“We expect that most people who were exposed to this will not develop a fungal infection,” Reagan said.

The rate of infection overall is not known.

Meningitis is an infection of the membranes covering the brain and spinal cord. Symptoms include headache, fever and nausea. Fungal meningitis, unlike viral and bacterial meningitis, is not contagious.

The outbreak has highlighted a gap in regulation of so-called compounding pharmacies, which are facilities that take drug ingredients and package them into medications and dosages for specific clients.

The federal Food and Drug Administration regulates only the ingredients and their suppliers, not the compounders, which are subject to a patchwork of state oversight.

Some of the thousands of people exposed may have to wait anxiously for weeks because the incubation period of the disease is up to a month, health experts said.

In Tennessee cases, officials said they had found the average incubation period to be 16 days, but they caution that it could range from six to 42 days for their patients.

Tennessee authorities believe they could still see new cases into the early part of November, though that could change as more information is collected, officials said.

The potentially tainted steroid vials, which have been recalled, were shipped to 76 facilities in 23 states, the CDC has said.

Tennessee has been the hardest hit state, with six reported deaths and 44 cases of meningitis, followed by Michigan with three deaths and 28 cases, Virginia with one death and 27 cases and Maryland with one death and nine cases.

The other states with cases are Indiana (15), Florida (6), Minnesota (3), North Carolina (2), Ohio (1), New Jersey (2) and Idaho (1).

(Additional reporting by David Morgan, Susan Guyett and Meghana Keshavan; Editing by Lisa Shumaker and Claudia Parsons)

Affects of Meningitis

Most people who get meningitis and septicaemia survive, often without any after effects, but sometimes these diseases cause a range of disabilities and problems that can alter people’s lives.

We estimate that every day in the UK and Ireland two people will be left with life-altering after effects as severe as brain damage, deafness and multiple amputations.

After effects may be temporary or permanent, physical or emotional.

Find out more about after effects and how the Foundation can help you cope

Vaccines

There are vaccines that provide excellent protection against some forms of meningitis and septicaemia,BUT they can’t prevent all strains of these diseases.

There is no single vaccine that can prevent all forms of meningitis and septicaemia. There is no vaccine against Group B meningococcal bacteria the cause of most bacterial cases in the UK and Ireland.

The MenC vaccine protects against Group C meningococcal meningitis and septicaemia and is routinely offered to babies in the UK and Ireland.

There are currently two pneumococcal vaccines – a 23-type ‘polysaccharide’ vaccine for people over the age of two and a newer 7-type ‘conjugate’ vaccine for children aged two months to five years.

Haemophilus influenzae type b (Hib) vaccine was introduced in the UK and Ireland in 1992, and provides long-lasting immunity. Since its introduction, the incidence of disease cause by Hib has been reduced by over 90% in the UK and Ireland.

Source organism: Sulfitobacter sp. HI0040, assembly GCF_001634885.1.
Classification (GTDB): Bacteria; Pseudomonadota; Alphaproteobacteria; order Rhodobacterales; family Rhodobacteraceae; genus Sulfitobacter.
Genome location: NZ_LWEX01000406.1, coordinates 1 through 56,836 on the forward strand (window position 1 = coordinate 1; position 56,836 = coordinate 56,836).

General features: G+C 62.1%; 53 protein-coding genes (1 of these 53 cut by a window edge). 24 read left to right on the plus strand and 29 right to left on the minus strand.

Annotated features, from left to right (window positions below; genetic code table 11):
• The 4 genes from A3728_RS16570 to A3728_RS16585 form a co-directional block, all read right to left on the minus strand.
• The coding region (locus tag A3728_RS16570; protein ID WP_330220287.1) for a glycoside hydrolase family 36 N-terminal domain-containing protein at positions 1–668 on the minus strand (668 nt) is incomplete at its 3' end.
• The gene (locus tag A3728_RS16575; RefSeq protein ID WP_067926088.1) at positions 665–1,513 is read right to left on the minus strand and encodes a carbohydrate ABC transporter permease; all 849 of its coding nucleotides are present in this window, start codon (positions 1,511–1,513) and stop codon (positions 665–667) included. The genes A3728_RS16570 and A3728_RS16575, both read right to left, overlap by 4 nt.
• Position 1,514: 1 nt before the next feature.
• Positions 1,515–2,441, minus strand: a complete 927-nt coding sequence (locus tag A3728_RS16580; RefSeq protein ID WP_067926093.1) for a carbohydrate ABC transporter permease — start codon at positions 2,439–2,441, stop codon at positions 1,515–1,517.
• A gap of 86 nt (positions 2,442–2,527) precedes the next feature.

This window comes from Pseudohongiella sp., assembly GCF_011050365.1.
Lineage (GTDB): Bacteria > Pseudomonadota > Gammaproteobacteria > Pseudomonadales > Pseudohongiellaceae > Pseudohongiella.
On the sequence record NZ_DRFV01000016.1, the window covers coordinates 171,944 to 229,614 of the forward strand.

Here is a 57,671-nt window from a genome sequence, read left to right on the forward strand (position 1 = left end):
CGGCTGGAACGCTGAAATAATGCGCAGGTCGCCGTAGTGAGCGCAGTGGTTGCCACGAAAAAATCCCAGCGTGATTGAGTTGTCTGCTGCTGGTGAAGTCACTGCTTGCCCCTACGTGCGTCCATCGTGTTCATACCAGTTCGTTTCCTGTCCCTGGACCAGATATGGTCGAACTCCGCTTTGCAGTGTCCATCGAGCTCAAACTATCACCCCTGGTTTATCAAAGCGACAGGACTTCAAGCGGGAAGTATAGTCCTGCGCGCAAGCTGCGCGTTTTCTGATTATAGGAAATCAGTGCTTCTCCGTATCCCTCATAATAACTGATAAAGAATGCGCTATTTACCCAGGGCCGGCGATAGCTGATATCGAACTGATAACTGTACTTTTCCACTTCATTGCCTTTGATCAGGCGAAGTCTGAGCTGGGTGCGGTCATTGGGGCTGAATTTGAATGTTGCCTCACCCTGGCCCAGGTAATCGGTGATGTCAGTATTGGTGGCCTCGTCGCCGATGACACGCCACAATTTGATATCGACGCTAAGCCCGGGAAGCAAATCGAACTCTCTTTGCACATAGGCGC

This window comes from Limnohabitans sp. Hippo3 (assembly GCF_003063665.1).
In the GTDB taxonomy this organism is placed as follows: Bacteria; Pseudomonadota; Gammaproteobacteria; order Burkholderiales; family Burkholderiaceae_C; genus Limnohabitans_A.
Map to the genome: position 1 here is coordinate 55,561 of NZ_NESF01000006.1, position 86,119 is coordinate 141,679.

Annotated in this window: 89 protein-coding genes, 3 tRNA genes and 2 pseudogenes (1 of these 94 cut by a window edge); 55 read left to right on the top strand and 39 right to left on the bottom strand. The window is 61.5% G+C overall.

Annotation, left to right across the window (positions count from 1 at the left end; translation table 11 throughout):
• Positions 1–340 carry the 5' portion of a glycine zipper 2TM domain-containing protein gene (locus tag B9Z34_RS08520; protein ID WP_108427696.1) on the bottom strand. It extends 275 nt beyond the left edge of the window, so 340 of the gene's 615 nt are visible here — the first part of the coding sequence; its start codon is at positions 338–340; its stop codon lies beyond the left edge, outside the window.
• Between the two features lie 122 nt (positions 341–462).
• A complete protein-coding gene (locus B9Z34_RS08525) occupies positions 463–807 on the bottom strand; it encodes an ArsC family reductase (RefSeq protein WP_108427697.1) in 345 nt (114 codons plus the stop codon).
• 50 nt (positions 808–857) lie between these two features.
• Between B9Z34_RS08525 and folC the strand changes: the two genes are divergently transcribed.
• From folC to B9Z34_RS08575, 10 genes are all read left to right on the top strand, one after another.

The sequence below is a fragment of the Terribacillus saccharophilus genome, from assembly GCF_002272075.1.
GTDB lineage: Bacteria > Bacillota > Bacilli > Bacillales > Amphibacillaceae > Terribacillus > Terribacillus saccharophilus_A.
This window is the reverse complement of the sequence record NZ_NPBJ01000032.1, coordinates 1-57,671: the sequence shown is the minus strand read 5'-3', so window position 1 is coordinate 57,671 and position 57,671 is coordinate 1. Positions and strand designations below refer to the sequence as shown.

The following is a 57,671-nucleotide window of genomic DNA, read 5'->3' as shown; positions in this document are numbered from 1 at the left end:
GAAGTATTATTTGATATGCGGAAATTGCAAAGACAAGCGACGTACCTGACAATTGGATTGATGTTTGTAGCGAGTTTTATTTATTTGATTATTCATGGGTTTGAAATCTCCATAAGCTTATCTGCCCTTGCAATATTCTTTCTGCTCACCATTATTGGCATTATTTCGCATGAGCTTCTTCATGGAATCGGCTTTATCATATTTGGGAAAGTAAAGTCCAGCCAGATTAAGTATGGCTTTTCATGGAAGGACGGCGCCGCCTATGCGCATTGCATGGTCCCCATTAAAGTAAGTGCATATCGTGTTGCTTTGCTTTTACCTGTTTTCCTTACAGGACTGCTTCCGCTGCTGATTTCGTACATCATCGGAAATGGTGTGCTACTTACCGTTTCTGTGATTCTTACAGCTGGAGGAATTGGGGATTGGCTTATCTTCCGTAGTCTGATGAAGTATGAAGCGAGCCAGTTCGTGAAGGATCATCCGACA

There are vaccines against other strains of meningitis and septicaemia available for travel.

Who’s at Risk

Anyone can get meningitis or septicaemia, but age is one of the main risk factors.

Babies are at higher risk of bacterial meningitis than any other age group.

Toddlers are also at increased risk of meningitis.

Teenagers and young adults are at risk mainly from meningococcal disease.

But it is important to know that you can get meningitis or septicaemia at any time of your life.

Find out more about who is at risk from meningitis and septicaemia

Types and Causes of Meningitis

Meningitis is usually caused by bacteria or viruses and occasionally is due to fungal infections, although almost any microbe can cause it.

While viral meningitis can be very unpleasant it is almost never life threatening and most people quickly make a full recovery.

Meningitis and septicaemia caused by bacteria are usually more serious than other forms. There are at least 50 kinds of bacteria that can cause meningitis and septicaemia.  Most cases in the UK and Ireland are caused by meningococcal bacteria.

The main types of bacteria that cause meningitis and septicaemia are:

Meningococcal
Pneumococcal
Haemophilus influenzae b (Hib)
Group B Streptococcal (GBS)
Tubercular (TB)
E. coli
Listeria

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What’s Meningitis and The Symptoms

What are meningitis and septicaemia?

Meningitis and septicaemia are deadly diseases that can kill in hours.

Meningitis is the inflammation of the lining around the brain and spinal cord.Septicaemia is the blood poisoning form of the disease.

Meningitis and septicaemia can cause symptoms such as a severe headache, vomiting, high fever, stiff neck and sensitivity to light. Many people (but not all) also develop a distinctive skin rash.

Columbus Public Health Issues Warning After Man Dies Of Bacterial Meningitis

Friday September 7, 2012 3:11 PM
UPDATED: Friday September 7, 2012 8:59 PM

Facebook_JoeChristopher

Joe Christopher

COLUMBUS, Ohio – Columbus Public Health officials issued a warning on Friday to anyone who came into contact with a man who died of bacterial meningitis.

According to health officials, Joe Christopher visited Columbus during Labor Day weekend and could have exposed others to the contagious infection.